Distancing India

Published On: September 4, 2019 01:30 AM NPT By: Sukhdev Shah

Nepal’s 50 years of effort at distancing ties with India has come at the cost of hurting its economy and creating a hurdle to connect the country to the world outside

Situated between the two large neighbors—India and China—Nepal has always been concerned about its border security and that broadly has meant balancing its relations with both of these neighbors by playing a neutral role while dealing with them. Such a balancing role has worked very well in keeping the country’s borders safe and ensuring both its neighbors that Nepal has no intention of taking unilateral steps that make either of the neighbors doubt its neutrality. Over the years, Nepal has established itself as a neutral territory, taking or giving no special favors to either of the neighbors.

Isolation and opening
True to its intentions, Nepal has had very limited contacts with regions outside of Kathmandu Valley, the site of its capital throughout most of its history. Historically, almost all of its trade had been with India and Indian currency circulated freely all over the country. Hindi was the main language spoken in much of the lower plains adjoining India and, also it served as a medium of instruction. Generally, people were unaware of the government’s day-to-day operations since they depended on Indian newspapers and radio communications for news and commentaries that fully aligned them with India in a way that national politics mattered little or nothing to them. Government in Kathmandu seemed like a dim reality.

Nepal started opening up from the 1960s with ascendance of rule by King Mahendra who disbanded a popularly elected government in December 1960, accusing it of misrule citing a number of reasons but mainly that it failed to assert Nepal’s sovereignty in particular by aligning too closely with India. King Mahendra then moved aggressively to separate Nepal from India to make it look a truly different country. He moved to withdraw Indian currency from circulation,  introduced Nepali language as the medium of instruction, suspended broadcasts by Radio Nepal in Hindi and started constructing a highway close to the Indian border to connect Nepal’s east with west without crisscrossing Indian territory. It established diplomatic and trade relations with countries beyond India, negotiated a border treaty with China and opened a trade link with it.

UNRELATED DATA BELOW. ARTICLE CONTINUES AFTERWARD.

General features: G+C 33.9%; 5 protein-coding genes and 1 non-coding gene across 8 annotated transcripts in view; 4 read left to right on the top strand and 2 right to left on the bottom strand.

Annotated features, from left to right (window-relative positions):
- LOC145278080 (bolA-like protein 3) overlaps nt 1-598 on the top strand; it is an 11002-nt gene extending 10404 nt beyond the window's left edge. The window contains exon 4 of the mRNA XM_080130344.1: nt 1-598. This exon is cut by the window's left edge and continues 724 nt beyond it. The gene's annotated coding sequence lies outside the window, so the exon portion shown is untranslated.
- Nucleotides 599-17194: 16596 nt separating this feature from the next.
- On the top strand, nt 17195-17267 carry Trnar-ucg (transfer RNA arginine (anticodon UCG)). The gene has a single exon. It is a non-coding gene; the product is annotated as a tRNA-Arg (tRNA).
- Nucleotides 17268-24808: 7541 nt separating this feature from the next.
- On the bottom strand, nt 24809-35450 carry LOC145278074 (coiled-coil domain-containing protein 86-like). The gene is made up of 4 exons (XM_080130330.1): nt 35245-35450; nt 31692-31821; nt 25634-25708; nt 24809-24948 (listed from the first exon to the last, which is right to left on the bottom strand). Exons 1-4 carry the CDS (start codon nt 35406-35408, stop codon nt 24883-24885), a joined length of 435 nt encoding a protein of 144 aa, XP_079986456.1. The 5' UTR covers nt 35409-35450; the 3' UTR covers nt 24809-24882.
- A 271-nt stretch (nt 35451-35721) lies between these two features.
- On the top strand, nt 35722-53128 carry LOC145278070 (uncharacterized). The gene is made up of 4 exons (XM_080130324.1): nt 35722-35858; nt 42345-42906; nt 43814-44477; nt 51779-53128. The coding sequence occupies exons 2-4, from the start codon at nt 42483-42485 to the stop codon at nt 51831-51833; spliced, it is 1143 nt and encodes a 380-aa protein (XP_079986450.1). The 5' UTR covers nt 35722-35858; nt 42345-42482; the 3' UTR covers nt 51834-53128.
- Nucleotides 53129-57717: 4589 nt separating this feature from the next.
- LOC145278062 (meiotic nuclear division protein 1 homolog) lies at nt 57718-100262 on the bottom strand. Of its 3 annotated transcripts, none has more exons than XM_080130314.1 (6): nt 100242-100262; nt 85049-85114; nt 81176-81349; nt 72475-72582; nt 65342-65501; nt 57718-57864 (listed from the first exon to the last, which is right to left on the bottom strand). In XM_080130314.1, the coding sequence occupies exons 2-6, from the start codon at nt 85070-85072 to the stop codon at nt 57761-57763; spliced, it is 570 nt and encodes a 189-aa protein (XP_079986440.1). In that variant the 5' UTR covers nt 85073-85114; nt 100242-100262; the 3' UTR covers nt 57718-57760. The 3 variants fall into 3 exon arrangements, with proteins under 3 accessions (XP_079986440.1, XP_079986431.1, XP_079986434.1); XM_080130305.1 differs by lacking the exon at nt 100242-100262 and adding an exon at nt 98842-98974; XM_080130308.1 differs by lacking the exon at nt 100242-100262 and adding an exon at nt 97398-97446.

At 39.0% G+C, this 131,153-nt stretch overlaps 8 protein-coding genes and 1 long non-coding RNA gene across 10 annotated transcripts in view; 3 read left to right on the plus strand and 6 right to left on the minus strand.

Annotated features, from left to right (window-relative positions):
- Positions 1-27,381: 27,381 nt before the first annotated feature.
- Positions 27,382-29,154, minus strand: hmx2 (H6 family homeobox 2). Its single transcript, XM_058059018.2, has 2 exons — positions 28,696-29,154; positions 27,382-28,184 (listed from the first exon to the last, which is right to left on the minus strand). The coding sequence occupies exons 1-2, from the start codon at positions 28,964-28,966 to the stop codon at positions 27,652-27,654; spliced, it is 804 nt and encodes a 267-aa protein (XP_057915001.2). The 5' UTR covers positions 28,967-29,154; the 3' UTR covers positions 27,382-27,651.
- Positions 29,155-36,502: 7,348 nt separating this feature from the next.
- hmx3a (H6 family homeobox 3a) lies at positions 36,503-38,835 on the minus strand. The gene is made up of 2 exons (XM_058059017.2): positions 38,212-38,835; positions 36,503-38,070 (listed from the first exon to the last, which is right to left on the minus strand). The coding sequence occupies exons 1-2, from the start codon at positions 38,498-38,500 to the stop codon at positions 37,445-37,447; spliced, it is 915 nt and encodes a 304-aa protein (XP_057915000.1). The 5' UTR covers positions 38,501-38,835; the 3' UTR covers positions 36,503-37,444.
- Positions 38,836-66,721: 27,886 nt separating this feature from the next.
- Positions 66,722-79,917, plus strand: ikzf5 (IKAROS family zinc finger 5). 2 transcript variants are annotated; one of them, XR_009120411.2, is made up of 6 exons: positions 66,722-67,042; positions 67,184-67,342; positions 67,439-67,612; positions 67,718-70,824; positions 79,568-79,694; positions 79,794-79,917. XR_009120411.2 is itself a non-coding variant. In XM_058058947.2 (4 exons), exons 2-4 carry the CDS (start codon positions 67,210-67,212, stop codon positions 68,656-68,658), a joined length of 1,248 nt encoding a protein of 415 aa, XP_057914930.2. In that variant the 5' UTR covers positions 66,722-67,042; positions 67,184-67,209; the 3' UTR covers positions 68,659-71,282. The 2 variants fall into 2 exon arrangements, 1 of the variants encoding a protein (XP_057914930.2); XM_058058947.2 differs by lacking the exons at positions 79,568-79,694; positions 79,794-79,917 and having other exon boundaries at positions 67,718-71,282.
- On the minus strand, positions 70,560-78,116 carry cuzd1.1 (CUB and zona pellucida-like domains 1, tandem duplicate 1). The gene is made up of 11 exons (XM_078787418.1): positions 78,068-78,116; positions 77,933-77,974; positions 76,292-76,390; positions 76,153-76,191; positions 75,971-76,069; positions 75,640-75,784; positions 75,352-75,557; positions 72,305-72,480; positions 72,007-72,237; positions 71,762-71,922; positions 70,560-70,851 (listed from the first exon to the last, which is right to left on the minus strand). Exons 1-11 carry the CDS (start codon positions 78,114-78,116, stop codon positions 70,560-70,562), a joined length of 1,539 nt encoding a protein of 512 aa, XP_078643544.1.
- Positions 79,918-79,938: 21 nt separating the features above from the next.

King Mahendra’s assertion of Nepal’s separate existence from India started a wave of nationalist feelings in the country that has continued through this day and, in fact, it has deepened to become a driving force for moving the country closer to China. The warming of Nepal’s relations with China opened the way for Nepal’s nascent communism to take roots in the country to become a nationwide movement. Over the years, the simmering border and trade disputes with India has turned Nepal into an elected communist stronghold that now looks difficult to challenge.